Goodness gracious.There we were, getting used to the idea of bicycle lights with three ultra-bright white LEDs, when a single much brighter LED came along (see A to B 43). A few weeks later, and that light has already been overtaken by events, because power has trebled once again.Yes, the future has arrived, and rather more rapidly than we would have dared predict a few months ago.
Why join this candle-power arms race at all? The problem (if you haven’t noticed) is that car lights have become more effective in recent years, while bicycle lights are stuck in the 1970s, thanks in part to archaic regulations, of which more below. Bright lights make it easier to see and be seen, particularly when you’re moving fast and have just been blinded by 200 watts of quartz-halogen.
The Solidlights range are produced and marketed as a cottage industry, so this small British company has been able to gear up to introduce new technology while the big Japanese manufacturers are still bartering over wholesale prices.Two options are currently available – the 1103, with a single three watt LED, and the 1303, with three similar ‘bulbs’ and three times the power output.
We’ve decided to test the smaller 1103, because it’s cheaper, lighter, and more than adequate for most purposes. Unlike the chunky Cateye EL500 tested in A to B 43, the 1103 is tiny, measuring just 40mm square if viewed from the front, by 62mm deep.The mounting bracket (similar to, but incompatible with, the Cateye bracket) more or less doubles the size.
…taste the forbidden fruits of full power, and there’s no going back…
Solidlights has achieved this compact package by putting the battery elsewhere, not that it’s particularly large or heavy. Like the Powabyke on page 20, power comes from Lithium-ion rechargeable batteries.The capacity is nominally 16.5 watt/hours, from a pack measuring 90mm by 42mm by 26mm and weighing 130g (Solidlight’s figures are refreshingly accurate). By comparison, a typical set of four ye olde AA NiCd rechargeable batteries weigh only 100g, but deliver a less than devastating three watt/hour punch. Or a set of the very latest, sexiest NiMH AA batteries weigh a similar 100g and can achieve 6.3 watt/hours. So, as a rule of thumb, the Li-ion pack is about five times as effective weight for weight as typical rechargeables, and twice as good as the very best.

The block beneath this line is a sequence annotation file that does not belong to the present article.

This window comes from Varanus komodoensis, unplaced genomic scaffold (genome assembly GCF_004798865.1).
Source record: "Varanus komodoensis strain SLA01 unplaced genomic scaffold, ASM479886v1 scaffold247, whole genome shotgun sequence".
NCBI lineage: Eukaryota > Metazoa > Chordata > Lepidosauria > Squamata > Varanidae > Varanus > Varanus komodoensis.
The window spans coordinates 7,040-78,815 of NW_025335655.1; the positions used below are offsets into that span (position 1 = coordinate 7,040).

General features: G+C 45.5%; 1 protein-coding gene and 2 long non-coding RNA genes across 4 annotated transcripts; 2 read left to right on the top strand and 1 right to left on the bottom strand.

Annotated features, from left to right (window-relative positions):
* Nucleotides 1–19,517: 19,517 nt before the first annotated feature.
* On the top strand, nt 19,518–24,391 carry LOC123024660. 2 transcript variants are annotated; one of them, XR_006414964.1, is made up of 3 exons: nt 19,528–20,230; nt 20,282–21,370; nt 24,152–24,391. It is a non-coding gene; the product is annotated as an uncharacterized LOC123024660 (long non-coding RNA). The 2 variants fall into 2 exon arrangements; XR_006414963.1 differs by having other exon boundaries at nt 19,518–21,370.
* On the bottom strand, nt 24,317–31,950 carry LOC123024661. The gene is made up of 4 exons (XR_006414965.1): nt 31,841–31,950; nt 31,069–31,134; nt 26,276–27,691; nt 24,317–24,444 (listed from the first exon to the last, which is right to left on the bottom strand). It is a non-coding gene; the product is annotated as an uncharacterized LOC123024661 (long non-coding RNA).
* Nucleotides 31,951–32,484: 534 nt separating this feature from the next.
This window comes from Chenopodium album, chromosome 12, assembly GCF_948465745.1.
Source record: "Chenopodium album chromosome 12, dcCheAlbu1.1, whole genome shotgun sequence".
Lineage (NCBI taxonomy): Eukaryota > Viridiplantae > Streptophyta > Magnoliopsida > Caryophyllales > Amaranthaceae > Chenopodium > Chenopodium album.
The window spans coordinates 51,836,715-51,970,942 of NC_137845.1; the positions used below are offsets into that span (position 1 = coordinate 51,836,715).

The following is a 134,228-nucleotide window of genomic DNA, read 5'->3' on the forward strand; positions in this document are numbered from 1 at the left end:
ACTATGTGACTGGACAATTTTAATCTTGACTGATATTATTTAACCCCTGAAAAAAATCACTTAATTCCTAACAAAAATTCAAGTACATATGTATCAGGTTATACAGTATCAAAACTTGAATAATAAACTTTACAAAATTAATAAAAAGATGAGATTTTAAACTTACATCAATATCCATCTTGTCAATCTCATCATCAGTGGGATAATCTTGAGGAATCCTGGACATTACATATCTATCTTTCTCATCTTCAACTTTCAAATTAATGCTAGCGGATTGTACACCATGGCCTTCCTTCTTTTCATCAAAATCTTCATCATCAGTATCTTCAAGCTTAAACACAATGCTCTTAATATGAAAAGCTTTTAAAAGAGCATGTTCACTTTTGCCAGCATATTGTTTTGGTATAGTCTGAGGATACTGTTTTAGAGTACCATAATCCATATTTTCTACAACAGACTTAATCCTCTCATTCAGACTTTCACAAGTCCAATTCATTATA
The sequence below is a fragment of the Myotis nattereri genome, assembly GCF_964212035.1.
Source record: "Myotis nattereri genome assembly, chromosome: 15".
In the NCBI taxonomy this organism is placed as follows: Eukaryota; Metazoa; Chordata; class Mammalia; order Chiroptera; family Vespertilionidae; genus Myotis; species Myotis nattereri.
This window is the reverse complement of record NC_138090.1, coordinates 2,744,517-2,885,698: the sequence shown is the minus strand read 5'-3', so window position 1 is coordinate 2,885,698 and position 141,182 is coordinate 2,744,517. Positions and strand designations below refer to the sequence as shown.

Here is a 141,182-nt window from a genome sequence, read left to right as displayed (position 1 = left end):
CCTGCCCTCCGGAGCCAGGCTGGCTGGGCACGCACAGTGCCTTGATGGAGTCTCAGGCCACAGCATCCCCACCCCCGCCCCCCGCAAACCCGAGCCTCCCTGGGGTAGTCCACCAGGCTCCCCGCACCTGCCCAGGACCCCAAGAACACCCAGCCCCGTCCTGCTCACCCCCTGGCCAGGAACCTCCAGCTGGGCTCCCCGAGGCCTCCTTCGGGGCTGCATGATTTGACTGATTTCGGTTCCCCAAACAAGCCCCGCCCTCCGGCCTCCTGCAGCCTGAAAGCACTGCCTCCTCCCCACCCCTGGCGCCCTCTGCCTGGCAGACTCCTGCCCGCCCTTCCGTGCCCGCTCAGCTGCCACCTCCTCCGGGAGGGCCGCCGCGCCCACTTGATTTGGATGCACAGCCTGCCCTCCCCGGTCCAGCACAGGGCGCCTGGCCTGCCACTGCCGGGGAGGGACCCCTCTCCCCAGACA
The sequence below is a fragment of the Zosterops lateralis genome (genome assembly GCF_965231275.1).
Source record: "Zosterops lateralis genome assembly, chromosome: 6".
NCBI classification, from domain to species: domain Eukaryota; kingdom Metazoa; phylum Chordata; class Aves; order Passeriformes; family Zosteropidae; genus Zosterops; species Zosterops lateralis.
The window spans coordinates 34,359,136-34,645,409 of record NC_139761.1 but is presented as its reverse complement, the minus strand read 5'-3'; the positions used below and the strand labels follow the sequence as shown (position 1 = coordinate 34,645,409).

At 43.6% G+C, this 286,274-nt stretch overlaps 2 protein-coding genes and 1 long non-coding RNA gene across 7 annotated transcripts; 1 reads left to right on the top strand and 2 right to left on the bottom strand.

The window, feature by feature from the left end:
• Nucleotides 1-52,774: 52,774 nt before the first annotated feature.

How does it work? We haven’t the faintest idea, but you clip the lamp bracket to your handlebars, velcro the battery pack to something suitable (it comes with a non-slip silicon rubber pad) and plug in. Everything is neatly and functionally designed – one long press on the big waterproof switch ignites the LED, and another long press turns it off, which should make it difficult to turn on or off by mistake with frozen fingers.
The lamp has three power settings that can be found in sequence with quick prods at the button.The lowest setting gives the sort of output you might have expected from a cutting edge lamp back in 2003, such as the Cateye EL200. It’s a soft blue light, bright enough to ride by, but not really up to illuminating pot-holes and other nasties.The mid setting is similar to one of those quaint old-fashioned halogen dynamo lamps, or the LED star of last summer, the EL500, but the beam is broader, giving a softer, more even spread of light, without the sharply focussed centre spot.
Those who don’t know any better (poor innocent darlings) could live quite happily with this mid-power setting. But, once you’ve tasted the forbidden fruits of full power, there’s no going back.The beam is completely round in shape, comparatively broad in reach, and of an intensely cold blue-white light. Illumination is good enough to read the road with confidence, and about the same brightness as a pair of halogen lamps.With this sort of light output, ignorant motorists dart for cover, presumably expecting a Kawasaki G-1300 turbo to spring at them out of the dusk.The lack of a central bright spot leaves you a little short on long- range information when riding fast on really dark roads, but for most other purposes, the light is superb. One of the strange quirks of LED lights is that you might not be able to see the road at a great distance, but the lamp will pick out reflective signs far beyond your ability to actually read the small print. Perhaps more importantly, it demands attention from oncoming traffic at a kilometre or more.